What could I do? I bowed to familial pressure. And, after all, I’ve never met anyone, of any age, who doesn’t love a cupcake. Our guests were no exception.
This recipe is based on the classic proportions of an English Victoria sponge—all you need to remember is 4/4/4/2 (using imperial measurements) for the usual four ingredients (although I’ve added a few extras) to produce exactly one standard 12-cup tray of cupcakes. For some reason, knowing this makes whipping up a batch of cupcakes seem like not so much of a big deal. The cupcakes will be on the short side, but since they’re really just a vehicle for frosting, I wouldn’t expect any complaints on that score.
4oz/100g all-purpose/plain flour
1 tsp baking powder
½ tsp salt
4oz/100g butter, softened
4oz/100g granulated/caster sugar
3 Tbsp milk
1 tsp vanilla
Fluffy buttercream frosting*
2oz/50g butter, softened
1 tsp vanilla
8oz/200g confectioner’s/icing sugar
2-4 Tbsp milk
Food coloring (optional)
Line a cupcake pan. Preheat the oven to 350F/180C.
Mix the dry ingredients and set aside. Mix the milk and vanilla and set aside. Cream the butter and sugar until fluffy, then add the eggs, one at a time. Alternately mix in the dry and wet ingredients and beat just until combined.
Scrape cake mixture into cupcake papers and bake for 15-25 minutes, rotating the tray once halfway through.
To make the frosting: measure the first four ingredients into a large bowl and mix with a hand beater to combine. Add milk cautiously and continue beating until you have smooth, fluffy frosting.** Divide up the frosting into separate bowls if you want to dye more than one color, then color as desired.***
Frost cupcakes and serve. Watch whoever you serve them to revert to acting their shoe size.
* If you really want to go to town on the frosting, double all of the measurements and you’ll be able to put an inch-thick lid on each cupcake.
** The more liquid you put in, the runnier the frosting gets. Fluffy is good, especially if you want to pile it on.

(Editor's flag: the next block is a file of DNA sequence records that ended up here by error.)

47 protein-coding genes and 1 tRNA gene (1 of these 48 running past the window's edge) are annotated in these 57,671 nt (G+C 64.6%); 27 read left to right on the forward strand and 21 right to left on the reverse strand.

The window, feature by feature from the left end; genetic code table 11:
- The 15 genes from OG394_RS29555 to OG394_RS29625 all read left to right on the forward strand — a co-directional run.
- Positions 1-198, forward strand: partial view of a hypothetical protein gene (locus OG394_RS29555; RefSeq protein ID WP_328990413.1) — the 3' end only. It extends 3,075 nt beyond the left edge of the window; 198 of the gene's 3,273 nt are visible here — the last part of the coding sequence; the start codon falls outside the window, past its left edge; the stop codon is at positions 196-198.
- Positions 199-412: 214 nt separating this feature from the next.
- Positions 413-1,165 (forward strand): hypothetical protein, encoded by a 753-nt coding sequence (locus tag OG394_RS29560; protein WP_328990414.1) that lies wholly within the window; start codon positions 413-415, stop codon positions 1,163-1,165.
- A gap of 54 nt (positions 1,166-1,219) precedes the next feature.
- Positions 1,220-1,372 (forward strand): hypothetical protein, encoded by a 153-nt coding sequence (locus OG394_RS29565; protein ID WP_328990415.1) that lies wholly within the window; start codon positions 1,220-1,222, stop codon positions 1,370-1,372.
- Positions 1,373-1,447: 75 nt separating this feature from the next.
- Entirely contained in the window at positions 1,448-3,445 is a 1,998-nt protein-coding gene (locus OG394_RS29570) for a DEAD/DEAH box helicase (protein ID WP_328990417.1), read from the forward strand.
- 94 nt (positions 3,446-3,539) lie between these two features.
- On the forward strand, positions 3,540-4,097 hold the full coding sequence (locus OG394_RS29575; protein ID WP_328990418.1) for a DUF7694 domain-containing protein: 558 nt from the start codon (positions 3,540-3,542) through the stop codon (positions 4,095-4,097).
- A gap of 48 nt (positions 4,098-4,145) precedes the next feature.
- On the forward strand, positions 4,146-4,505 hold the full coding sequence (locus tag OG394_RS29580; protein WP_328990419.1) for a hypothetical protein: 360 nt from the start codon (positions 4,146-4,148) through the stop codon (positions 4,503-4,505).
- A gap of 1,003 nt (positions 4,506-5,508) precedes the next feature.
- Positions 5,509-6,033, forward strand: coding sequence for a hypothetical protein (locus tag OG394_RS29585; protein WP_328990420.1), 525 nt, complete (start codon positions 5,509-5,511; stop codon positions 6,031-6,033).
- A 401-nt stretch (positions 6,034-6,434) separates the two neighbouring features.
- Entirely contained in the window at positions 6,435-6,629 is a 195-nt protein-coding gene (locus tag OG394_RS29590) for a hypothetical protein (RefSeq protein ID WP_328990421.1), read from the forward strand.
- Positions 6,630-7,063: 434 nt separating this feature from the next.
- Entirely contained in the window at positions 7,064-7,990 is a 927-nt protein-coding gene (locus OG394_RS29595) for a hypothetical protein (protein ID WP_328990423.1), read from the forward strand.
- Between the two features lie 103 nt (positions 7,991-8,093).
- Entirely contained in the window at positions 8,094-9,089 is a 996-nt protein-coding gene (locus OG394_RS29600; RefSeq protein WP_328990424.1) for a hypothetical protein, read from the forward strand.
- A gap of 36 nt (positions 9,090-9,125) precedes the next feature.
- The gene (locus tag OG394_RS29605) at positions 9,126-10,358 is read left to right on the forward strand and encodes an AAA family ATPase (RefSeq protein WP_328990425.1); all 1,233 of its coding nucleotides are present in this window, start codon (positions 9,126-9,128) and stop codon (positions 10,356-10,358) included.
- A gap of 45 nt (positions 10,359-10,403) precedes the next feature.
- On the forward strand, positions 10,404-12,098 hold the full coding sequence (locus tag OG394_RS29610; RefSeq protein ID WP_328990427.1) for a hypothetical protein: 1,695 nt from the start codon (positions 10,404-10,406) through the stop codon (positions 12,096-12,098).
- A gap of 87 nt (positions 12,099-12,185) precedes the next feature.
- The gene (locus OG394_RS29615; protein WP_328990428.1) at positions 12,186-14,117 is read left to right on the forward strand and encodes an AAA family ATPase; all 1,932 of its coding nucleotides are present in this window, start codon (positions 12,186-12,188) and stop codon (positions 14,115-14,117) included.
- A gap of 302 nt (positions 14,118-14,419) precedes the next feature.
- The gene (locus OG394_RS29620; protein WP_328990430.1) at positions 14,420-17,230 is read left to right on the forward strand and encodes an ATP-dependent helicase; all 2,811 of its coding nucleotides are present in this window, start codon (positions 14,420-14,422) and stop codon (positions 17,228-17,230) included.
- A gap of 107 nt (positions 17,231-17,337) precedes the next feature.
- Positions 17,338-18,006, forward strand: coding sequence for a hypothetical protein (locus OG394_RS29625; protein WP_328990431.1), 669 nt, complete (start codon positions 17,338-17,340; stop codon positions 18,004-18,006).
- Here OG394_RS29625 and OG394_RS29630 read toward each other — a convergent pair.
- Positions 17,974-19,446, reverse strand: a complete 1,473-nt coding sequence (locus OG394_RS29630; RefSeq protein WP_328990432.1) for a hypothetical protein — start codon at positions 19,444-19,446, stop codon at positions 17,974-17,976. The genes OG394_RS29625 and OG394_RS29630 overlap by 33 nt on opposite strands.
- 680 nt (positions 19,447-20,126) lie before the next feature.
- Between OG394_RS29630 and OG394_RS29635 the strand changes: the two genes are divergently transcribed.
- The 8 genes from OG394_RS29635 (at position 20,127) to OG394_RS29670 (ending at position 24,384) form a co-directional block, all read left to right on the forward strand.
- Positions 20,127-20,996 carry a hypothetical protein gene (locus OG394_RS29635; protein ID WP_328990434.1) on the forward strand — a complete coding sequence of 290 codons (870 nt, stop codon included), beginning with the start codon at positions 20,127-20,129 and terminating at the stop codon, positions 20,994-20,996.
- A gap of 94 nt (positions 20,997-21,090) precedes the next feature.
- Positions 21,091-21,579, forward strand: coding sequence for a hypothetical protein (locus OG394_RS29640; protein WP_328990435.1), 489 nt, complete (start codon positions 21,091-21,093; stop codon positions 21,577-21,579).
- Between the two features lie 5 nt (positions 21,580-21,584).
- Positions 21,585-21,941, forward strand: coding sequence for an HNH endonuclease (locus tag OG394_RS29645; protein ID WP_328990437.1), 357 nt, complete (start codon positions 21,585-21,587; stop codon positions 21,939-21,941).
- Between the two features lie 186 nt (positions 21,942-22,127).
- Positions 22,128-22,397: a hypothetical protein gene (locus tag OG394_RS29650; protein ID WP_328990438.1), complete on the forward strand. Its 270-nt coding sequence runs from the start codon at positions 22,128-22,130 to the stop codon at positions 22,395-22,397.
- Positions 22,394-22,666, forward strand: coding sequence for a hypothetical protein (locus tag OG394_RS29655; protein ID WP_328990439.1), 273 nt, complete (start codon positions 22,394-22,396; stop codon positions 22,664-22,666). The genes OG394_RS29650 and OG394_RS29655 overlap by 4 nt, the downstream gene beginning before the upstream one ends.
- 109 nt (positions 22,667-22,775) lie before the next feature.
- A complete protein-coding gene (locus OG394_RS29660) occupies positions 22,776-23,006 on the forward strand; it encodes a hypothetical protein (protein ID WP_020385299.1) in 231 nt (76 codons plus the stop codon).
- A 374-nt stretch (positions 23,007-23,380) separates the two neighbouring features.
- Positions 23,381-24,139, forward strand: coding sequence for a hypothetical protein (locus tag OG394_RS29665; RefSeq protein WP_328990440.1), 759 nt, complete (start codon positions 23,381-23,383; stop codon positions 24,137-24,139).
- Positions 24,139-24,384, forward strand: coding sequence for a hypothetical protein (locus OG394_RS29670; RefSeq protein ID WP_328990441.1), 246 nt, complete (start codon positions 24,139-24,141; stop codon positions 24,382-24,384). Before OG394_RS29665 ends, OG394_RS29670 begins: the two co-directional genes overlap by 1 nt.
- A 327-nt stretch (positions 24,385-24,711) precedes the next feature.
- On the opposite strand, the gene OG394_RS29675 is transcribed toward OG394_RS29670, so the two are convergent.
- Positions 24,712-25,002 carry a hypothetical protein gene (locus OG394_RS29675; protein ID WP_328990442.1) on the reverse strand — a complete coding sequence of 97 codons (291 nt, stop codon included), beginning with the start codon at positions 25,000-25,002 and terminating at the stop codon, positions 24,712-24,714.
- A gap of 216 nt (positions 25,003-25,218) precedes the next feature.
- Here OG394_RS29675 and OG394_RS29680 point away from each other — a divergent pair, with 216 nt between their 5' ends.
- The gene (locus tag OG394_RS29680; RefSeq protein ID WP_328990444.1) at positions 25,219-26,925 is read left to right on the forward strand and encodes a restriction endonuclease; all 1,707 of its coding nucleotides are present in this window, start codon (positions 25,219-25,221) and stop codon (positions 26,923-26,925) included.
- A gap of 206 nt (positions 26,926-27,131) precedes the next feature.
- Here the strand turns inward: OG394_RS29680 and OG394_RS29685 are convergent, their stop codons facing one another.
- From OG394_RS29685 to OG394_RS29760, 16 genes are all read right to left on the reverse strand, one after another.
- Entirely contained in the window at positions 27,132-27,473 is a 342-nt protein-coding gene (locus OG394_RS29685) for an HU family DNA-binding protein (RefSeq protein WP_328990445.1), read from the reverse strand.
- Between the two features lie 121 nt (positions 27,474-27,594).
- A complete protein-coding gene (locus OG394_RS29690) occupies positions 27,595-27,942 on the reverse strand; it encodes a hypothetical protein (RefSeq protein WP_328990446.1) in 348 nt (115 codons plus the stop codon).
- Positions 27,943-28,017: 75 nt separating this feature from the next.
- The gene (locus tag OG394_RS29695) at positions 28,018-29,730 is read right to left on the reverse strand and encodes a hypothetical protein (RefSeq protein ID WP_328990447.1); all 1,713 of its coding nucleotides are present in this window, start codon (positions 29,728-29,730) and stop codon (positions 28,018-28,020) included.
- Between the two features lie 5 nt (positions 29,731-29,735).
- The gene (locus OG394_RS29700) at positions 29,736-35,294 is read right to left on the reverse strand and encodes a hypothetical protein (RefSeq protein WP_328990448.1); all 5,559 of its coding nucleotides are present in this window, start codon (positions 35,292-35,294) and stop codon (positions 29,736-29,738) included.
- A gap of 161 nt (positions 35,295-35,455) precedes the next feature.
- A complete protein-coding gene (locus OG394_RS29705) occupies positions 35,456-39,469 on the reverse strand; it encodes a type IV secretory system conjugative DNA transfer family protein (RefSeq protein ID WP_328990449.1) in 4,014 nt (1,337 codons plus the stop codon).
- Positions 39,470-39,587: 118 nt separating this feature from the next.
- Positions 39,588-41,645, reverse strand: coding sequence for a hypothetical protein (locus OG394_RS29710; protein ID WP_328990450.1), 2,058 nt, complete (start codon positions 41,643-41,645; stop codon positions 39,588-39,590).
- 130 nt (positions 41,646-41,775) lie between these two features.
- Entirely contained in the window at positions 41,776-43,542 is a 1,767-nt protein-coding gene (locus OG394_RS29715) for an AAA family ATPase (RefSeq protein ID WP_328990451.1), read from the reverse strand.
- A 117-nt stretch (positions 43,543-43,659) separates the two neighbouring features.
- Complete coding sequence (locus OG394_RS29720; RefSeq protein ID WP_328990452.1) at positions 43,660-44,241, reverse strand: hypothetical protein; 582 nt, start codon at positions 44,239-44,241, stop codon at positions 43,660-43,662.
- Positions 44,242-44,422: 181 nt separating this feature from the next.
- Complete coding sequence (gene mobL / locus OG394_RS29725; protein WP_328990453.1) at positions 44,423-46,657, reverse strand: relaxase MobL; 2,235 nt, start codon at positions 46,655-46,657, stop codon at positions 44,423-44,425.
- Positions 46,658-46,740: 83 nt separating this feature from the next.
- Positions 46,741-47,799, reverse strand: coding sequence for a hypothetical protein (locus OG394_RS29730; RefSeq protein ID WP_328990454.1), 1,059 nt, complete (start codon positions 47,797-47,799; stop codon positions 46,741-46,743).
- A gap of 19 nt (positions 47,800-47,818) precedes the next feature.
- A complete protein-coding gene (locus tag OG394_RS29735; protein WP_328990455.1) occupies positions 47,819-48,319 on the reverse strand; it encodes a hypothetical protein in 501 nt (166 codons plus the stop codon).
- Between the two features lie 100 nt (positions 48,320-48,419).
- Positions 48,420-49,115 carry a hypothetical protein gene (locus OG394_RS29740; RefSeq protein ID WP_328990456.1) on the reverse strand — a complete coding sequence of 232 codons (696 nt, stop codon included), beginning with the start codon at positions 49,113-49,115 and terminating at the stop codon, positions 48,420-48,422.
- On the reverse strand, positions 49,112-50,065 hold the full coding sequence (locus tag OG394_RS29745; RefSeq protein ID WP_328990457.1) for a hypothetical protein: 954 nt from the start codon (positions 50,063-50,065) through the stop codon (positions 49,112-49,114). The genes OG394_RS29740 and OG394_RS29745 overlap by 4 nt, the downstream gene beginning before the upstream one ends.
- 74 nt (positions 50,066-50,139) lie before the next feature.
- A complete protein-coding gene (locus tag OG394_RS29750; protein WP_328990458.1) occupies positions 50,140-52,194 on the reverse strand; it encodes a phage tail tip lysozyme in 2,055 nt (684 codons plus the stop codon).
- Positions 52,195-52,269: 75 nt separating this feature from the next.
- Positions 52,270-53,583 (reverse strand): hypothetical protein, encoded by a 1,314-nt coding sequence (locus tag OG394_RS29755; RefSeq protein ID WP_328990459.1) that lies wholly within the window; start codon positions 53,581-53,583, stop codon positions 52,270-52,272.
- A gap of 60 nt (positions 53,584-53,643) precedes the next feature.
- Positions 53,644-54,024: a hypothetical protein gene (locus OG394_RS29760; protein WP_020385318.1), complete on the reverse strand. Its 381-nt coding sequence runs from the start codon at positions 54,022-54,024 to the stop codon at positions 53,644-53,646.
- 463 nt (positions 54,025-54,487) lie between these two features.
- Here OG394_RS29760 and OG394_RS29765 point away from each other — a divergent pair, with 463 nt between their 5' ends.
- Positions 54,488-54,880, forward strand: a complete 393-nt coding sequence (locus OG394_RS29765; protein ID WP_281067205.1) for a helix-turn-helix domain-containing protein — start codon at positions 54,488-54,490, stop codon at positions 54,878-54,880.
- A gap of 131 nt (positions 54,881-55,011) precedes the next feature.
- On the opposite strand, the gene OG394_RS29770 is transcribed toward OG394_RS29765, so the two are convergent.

*** This is a very minor extra step which delights people (the baker included) out of all proportion to the effort required.
Monday, May 4, 2009
I came up with it sometime last year, when I was looking at packages of smoked salmon in the supermarket and fondly remembering a smoked-salmon-and-bagel spread unexpectedly encountered at a cousin’s bridal shower a few years earlier. (Yes, I’ve said it before and now you know it's true: basically, all I ever think about is food.) Pretty much everyone there gave the salmon a wide berth, preferring the usual offerings of baked ziti, cold cuts and such…except my mother, my sisters and me. We ate so much of it that I don’t think the caterers even noticed that it had not been a smashing success with the vast majority of the guests. (So you see we were really being charitable, as opposed to just piggy.)
Anyway, as well as wishing something like that would happen again so I wouldn't have to shell out for my own smoked salmon, I was thinking of the accompaniments that you usually find alongside a smoked salmon spread—cream cheese and bagels, of course, but also lemons, chopped red onions, tomatoes, capers—and realized that I already regularly made a salad that included many of those things. I thought it might make a good accompaniment to a smoked salmon/cream cheese bagel. Then I had to buy the smoked salmon so I could try it out.
I was not wrong. In fact, I love this lunch so much that I wish I could afford to eat it about every other day. Luckily, once you have invested in and opened a package of smoked salmon you can’t leave it sitting around for too long, which means you actually have an excuse to eat it about every other day, at least for a little while.
Smoked Salmon Spread Lunch
A few good shmears of cream cheese
1-2 slices smoked salmon
8-10 grape or cherry tomatoes
¼ of a red onion
2-3 basil leaves
Salt and freshly ground black pepper
Extra virgin olive oil
Slice the bagel in half and toast. While the bagel is toasting, quarter the tomatoes in a salad bowl. Dice the onions and shred the basil leaves. Season with salt and black pepper, then drizzle the olive oil and vinegar evenly over everything. Toss briefly to combine.
When the bagel is toasted, spread liberally with cream cheese and top with smoked salmon. Sprinkle lemon juice over.
Friday, May 1, 2009
Full of tasty treats
Oh, and (appropriately enough), Happy Birthday to the sugar-lovingest member of my family--brother/uncle L. Wish I could be there to bake you up something sweet!